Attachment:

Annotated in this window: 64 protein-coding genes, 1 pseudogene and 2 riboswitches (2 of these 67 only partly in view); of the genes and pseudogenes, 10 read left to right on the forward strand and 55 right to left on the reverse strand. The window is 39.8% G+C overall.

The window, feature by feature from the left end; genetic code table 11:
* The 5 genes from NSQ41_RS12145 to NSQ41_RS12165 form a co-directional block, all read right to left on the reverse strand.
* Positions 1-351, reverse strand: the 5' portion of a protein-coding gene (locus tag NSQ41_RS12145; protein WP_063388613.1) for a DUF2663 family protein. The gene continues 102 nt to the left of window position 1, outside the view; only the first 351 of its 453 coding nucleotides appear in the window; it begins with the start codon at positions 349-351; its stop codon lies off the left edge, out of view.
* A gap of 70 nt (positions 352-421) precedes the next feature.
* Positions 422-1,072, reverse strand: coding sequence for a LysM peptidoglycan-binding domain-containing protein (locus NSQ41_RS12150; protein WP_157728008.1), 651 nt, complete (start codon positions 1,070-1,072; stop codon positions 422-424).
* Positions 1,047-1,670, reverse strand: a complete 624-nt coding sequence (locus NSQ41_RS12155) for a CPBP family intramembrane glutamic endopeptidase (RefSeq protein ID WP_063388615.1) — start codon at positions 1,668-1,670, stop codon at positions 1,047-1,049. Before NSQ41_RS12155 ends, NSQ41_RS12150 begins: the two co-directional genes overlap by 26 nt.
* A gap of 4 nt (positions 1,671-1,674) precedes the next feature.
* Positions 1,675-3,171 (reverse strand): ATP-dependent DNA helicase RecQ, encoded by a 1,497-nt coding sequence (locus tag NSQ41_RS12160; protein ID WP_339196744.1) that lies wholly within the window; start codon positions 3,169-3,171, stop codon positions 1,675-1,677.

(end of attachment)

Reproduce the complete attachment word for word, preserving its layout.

Annotated in this window: 64 protein-coding genes, 1 pseudogene and 2 riboswitches (2 of these 67 only partly in view); of the genes and pseudogenes, 10 read left to right on the forward strand and 55 right to left on the reverse strand. The window is 39.8% G+C overall.

The window, feature by feature from the left end; genetic code table 11:
* The 5 genes from NSQ41_RS12145 to NSQ41_RS12165 form a co-directional block, all read right to left on the reverse strand.
* Positions 1-351, reverse strand: the 5' portion of a protein-coding gene (locus tag NSQ41_RS12145; protein WP_063388613.1) for a DUF2663 family protein. The gene continues 102 nt to the left of window position 1, outside the view; only the first 351 of its 453 coding nucleotides appear in the window; it begins with the start codon at positions 349-351; its stop codon lies off the left edge, out of view.
* A gap of 70 nt (positions 352-421) precedes the next feature.
* Positions 422-1,072, reverse strand: coding sequence for a LysM peptidoglycan-binding domain-containing protein (locus NSQ41_RS12150; protein WP_157728008.1), 651 nt, complete (start codon positions 1,070-1,072; stop codon positions 422-424).
* Positions 1,047-1,670, reverse strand: a complete 624-nt coding sequence (locus NSQ41_RS12155) for a CPBP family intramembrane glutamic endopeptidase (RefSeq protein ID WP_063388615.1) — start codon at positions 1,668-1,670, stop codon at positions 1,047-1,049. Before NSQ41_RS12155 ends, NSQ41_RS12150 begins: the two co-directional genes overlap by 26 nt.
* A gap of 4 nt (positions 1,671-1,674) precedes the next feature.
* Positions 1,675-3,171 (reverse strand): ATP-dependent DNA helicase RecQ, encoded by a 1,497-nt coding sequence (locus tag NSQ41_RS12160; protein ID WP_339196744.1) that lies wholly within the window; start codon positions 3,169-3,171, stop codon positions 1,675-1,677.